The Minister says the programme will drill down to individual school level and allow the department to profile high-risk schools, with specific programmes tailored to the requirements of that school.

“We have prevalence statistics from each municipality and each district in the country based on the ante-natal survey, so we’ve been able to identify the hardest-hit districts,” says Motsoaledi. “Where we find girls who are positive, we will immediately put them on ARVs in line with our test and treat programme.

“They will receive HIV counselling and testing and, if they are negative, we will continue to monitor and counsel them to limit the possibility of contracting HIV, and even administrating pre-exposure prophylaxis if necessary.”

Responding to criticism that the programme places an unfair burden on girls, Motsoaledi says: “We will not only focus on girls but on men as well. Of the 18 million South Africans on our HCT programme, 65 percent are women, five percent adolescent, and only 30 percent are men. We are insisting that men know their status and we are promoting male circumcision.”

He says the media focused too much attention on the part of the programme dealing with encouraging girls to stay away from so called “sugar daddies” whereas the success of this programme depended on support from parents and the community.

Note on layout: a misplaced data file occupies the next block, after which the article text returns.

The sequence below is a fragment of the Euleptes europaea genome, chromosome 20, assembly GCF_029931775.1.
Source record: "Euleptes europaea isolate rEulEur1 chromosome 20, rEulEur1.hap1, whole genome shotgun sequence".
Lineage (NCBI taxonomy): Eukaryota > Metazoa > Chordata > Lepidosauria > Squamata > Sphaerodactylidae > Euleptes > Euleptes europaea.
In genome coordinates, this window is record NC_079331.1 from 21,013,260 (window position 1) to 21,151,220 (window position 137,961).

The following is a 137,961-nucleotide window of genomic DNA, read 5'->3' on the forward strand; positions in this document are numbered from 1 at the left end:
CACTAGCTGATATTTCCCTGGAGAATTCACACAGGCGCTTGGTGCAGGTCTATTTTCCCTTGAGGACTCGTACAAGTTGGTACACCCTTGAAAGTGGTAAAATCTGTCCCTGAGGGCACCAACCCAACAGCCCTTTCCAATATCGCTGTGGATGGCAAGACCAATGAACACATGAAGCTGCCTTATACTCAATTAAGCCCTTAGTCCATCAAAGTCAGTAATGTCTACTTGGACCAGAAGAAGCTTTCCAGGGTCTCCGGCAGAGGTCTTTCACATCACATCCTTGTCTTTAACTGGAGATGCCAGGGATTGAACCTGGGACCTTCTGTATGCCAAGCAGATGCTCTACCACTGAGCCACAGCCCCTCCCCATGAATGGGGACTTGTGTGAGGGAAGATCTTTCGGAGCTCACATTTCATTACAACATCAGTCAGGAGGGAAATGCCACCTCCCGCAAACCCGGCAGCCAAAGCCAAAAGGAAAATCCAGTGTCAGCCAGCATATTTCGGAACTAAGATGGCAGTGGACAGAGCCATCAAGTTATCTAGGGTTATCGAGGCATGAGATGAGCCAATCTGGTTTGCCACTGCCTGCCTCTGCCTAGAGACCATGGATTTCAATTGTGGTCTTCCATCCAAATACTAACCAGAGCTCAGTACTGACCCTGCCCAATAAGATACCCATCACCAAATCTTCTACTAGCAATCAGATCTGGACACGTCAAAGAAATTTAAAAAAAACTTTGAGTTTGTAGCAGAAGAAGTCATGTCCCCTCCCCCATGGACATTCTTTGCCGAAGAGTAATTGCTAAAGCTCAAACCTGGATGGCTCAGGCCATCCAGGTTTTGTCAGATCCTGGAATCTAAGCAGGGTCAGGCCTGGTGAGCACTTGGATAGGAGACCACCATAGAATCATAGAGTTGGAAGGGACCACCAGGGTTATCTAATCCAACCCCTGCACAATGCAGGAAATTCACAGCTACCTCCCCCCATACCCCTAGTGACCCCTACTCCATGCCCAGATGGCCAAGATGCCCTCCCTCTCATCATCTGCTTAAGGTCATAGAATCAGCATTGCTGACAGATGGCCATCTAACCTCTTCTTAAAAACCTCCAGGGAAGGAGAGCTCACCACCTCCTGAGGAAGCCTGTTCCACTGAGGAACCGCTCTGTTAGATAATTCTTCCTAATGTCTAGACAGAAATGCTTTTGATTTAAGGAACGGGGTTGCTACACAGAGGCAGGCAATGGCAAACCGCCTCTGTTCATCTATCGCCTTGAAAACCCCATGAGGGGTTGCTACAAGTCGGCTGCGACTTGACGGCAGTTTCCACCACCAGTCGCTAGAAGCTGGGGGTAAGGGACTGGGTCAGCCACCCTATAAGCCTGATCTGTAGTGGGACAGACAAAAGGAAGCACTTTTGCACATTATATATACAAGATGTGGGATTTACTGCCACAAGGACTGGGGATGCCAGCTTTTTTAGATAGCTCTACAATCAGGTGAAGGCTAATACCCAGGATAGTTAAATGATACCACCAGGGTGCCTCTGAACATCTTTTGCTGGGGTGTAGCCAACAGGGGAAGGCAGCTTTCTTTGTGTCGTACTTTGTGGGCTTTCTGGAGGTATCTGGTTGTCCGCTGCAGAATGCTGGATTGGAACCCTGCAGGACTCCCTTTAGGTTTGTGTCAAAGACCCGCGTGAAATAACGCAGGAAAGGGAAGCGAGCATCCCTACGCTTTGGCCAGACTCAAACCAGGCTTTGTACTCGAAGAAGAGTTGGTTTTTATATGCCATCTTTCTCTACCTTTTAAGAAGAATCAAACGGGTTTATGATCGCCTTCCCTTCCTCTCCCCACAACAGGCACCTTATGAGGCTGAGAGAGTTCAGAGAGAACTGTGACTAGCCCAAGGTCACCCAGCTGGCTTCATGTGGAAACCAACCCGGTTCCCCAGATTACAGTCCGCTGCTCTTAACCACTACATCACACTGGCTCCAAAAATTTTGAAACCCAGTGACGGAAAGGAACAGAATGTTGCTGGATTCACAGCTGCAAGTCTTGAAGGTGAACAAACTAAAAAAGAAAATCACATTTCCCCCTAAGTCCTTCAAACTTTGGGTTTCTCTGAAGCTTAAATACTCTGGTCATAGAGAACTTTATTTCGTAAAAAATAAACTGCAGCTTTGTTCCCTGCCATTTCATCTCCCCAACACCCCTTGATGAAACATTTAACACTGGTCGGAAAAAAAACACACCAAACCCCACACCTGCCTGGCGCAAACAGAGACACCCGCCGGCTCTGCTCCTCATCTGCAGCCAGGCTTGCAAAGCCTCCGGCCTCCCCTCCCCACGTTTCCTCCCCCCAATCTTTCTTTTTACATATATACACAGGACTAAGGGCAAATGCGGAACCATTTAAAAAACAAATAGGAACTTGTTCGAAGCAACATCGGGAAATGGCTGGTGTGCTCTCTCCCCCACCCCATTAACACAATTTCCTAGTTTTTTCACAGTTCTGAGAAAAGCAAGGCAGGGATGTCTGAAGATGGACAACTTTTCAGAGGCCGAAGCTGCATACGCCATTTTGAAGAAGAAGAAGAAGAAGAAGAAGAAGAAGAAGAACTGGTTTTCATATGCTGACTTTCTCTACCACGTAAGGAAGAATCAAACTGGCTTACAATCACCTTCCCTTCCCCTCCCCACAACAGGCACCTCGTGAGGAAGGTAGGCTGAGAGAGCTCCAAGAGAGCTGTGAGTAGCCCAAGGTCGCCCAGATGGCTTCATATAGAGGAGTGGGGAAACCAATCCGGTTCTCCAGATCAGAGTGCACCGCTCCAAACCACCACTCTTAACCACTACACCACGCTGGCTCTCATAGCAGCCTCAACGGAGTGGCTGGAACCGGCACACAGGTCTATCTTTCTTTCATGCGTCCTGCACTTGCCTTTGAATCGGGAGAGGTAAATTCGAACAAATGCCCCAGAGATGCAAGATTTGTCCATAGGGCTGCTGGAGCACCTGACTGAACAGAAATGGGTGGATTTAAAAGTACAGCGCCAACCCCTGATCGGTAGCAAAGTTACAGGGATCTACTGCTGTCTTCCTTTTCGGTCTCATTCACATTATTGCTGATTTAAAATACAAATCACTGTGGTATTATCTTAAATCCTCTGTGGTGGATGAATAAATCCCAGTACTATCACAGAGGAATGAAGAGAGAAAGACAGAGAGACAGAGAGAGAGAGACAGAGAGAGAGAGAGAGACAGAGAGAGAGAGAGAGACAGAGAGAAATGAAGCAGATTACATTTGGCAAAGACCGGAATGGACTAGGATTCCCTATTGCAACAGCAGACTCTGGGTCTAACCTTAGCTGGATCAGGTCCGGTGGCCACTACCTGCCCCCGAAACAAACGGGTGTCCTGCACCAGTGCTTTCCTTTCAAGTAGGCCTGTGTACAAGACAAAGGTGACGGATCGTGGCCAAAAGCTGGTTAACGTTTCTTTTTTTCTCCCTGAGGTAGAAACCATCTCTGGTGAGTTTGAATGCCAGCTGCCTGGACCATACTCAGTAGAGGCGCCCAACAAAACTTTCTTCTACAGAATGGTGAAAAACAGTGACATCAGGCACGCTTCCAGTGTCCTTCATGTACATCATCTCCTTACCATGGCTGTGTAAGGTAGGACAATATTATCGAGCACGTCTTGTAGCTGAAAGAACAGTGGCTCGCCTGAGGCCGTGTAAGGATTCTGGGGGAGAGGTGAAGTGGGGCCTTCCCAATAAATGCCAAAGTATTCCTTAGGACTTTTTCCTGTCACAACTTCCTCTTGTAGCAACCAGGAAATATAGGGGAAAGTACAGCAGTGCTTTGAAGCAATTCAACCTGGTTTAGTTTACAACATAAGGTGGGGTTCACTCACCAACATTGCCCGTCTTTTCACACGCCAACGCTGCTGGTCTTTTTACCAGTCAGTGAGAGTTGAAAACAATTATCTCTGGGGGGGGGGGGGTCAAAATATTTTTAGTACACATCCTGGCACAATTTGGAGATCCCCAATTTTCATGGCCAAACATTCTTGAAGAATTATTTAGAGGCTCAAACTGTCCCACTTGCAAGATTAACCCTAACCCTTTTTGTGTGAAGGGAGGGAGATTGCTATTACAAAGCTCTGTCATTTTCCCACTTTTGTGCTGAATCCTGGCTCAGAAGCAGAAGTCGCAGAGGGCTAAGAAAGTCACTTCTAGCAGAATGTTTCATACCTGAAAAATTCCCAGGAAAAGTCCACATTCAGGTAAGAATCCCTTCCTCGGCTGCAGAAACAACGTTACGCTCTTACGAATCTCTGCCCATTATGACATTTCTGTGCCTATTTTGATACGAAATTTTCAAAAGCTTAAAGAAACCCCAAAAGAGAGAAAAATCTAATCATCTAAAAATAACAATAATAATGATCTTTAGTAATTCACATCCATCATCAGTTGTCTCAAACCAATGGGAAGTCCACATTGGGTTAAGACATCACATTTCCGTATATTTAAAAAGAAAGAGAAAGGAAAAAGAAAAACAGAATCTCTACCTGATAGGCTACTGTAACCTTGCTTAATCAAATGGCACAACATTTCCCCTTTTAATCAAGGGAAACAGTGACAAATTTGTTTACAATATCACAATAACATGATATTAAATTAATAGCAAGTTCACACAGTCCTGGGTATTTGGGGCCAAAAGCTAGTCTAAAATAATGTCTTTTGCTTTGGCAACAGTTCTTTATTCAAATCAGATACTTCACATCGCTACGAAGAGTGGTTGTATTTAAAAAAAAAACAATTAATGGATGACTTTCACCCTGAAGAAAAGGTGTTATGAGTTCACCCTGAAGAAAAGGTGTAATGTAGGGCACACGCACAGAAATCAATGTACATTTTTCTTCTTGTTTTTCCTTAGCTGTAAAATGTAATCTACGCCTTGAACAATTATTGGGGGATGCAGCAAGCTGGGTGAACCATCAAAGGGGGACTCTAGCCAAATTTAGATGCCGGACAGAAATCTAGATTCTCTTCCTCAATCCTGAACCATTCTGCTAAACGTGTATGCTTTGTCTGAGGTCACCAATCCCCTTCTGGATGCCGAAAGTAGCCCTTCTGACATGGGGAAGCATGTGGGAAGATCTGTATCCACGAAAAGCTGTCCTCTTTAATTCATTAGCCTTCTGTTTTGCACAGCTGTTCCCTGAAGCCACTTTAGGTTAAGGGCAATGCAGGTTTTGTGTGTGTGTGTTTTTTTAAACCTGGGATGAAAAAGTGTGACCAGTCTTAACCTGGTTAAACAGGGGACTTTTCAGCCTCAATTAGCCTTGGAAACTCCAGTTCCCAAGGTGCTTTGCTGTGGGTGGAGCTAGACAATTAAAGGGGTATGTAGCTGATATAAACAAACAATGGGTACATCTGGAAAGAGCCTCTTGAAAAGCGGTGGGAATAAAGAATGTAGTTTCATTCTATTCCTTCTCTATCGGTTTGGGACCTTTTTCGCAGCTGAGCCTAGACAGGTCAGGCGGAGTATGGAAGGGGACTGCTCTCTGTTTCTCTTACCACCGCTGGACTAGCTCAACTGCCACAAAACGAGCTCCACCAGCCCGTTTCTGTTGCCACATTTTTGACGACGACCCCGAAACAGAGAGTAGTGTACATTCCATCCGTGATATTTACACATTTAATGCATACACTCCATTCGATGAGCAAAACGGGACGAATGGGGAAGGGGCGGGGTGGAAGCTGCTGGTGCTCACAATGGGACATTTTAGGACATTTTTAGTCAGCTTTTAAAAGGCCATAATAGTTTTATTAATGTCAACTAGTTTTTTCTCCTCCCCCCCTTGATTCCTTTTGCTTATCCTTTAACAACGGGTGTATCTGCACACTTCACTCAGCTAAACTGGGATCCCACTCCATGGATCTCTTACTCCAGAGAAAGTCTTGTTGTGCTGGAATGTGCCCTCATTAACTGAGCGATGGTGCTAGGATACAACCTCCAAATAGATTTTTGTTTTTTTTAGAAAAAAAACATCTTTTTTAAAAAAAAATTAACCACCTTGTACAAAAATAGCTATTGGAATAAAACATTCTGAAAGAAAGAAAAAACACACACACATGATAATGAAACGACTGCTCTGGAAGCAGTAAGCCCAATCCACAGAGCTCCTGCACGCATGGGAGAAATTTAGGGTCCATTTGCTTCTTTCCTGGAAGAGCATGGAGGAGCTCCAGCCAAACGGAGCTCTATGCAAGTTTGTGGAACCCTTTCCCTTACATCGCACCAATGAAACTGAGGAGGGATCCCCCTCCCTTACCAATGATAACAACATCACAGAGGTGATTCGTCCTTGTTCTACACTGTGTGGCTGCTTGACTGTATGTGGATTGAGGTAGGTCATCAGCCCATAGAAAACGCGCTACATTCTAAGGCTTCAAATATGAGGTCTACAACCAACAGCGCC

“Parents tell me not to worry about consulting them about screening, immunisation and alcohol and drug education but with respect to reproductive health and HCT, they do not even want to engage,” he says. “They say if you give children condoms, you’re asking them to have sex. But the fact that girls are falling pregnant and contracting STIs means they are having sex anyway.

“I call this the devil’s alternative,” says Motsoaledi. “Parents must make a difficult choice. In one corner are condoms but in the other corner is HIV, teenage pregnancy and abortions. The difficulty is that this choice is not really a choice.”

In addition to school-based programmes, Motsoaledi envisages creating a safe environment for young people in clinics.

“We have received reports where children have been turned away and told to bring their parent when they requested contraception at some of our clinics,” says Motsoaledi. “That is not acceptable.”

The Minister speaks of an instance in 2011 when he visited Umkhanyakude district in KwaZulu-Natal, which is reported to have a high HIV prevalence among young women.

“Women came into the clinics asking for contraception and there was none,” he says. “We just didn’t provide contraception in the public health system at the time. It was the result of some poor policy choices.”